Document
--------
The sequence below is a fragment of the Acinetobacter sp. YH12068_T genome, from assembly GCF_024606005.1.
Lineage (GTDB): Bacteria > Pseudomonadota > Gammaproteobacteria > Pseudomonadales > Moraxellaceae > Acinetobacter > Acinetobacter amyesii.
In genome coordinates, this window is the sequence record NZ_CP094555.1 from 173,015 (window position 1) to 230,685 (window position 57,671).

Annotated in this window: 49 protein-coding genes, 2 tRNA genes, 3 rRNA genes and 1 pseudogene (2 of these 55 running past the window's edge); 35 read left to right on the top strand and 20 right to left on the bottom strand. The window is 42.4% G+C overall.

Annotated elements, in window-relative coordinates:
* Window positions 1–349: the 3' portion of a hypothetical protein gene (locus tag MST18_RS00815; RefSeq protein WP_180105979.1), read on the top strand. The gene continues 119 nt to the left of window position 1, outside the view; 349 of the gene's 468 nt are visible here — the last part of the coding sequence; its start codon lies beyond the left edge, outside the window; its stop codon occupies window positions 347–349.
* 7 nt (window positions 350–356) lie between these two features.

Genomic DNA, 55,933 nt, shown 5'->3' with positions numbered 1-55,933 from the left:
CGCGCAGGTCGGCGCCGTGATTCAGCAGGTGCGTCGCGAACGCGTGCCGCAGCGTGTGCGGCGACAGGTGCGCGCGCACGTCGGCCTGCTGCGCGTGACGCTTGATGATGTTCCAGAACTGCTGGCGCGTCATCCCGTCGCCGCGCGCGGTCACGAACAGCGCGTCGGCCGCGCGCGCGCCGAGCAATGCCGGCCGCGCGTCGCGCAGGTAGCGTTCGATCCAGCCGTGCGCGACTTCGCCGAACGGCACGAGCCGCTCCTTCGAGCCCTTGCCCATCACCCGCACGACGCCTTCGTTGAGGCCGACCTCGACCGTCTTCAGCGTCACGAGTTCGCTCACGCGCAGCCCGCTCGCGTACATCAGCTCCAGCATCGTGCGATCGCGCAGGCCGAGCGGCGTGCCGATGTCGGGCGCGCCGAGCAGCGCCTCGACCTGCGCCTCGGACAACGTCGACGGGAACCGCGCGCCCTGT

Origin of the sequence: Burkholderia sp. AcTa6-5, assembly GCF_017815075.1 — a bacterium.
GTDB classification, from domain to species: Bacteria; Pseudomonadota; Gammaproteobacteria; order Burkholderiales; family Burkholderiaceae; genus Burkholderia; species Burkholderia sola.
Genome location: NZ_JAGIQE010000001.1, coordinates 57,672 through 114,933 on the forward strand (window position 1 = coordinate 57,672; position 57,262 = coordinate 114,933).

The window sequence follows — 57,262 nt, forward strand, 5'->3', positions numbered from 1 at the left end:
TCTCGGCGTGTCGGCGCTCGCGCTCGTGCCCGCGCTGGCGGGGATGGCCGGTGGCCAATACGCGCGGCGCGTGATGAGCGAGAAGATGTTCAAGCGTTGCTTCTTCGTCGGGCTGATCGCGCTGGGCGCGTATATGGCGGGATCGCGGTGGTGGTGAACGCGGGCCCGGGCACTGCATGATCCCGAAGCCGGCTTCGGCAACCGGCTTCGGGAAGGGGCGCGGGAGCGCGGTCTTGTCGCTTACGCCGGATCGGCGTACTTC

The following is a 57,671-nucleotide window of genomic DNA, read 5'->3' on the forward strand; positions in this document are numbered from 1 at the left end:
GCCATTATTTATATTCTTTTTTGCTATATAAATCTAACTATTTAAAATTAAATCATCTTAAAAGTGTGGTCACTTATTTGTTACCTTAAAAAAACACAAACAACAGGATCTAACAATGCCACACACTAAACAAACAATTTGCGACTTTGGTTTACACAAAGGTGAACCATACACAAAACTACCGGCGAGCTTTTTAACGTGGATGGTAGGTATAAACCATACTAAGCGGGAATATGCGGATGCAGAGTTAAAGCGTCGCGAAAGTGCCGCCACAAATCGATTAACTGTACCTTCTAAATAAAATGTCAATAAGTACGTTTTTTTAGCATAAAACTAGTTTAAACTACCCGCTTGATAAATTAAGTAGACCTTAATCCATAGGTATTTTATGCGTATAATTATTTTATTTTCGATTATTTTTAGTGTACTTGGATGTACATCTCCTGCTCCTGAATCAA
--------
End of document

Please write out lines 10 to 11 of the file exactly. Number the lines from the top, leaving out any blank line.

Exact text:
Origin of the sequence: Burkholderia sp. AcTa6-5, assembly GCF_017815075.1 — a bacterium.
GTDB classification, from domain to species: Bacteria; Pseudomonadota; Gammaproteobacteria; order Burkholderiales; family Burkholderiaceae; genus Burkholderia; species Burkholderia sola.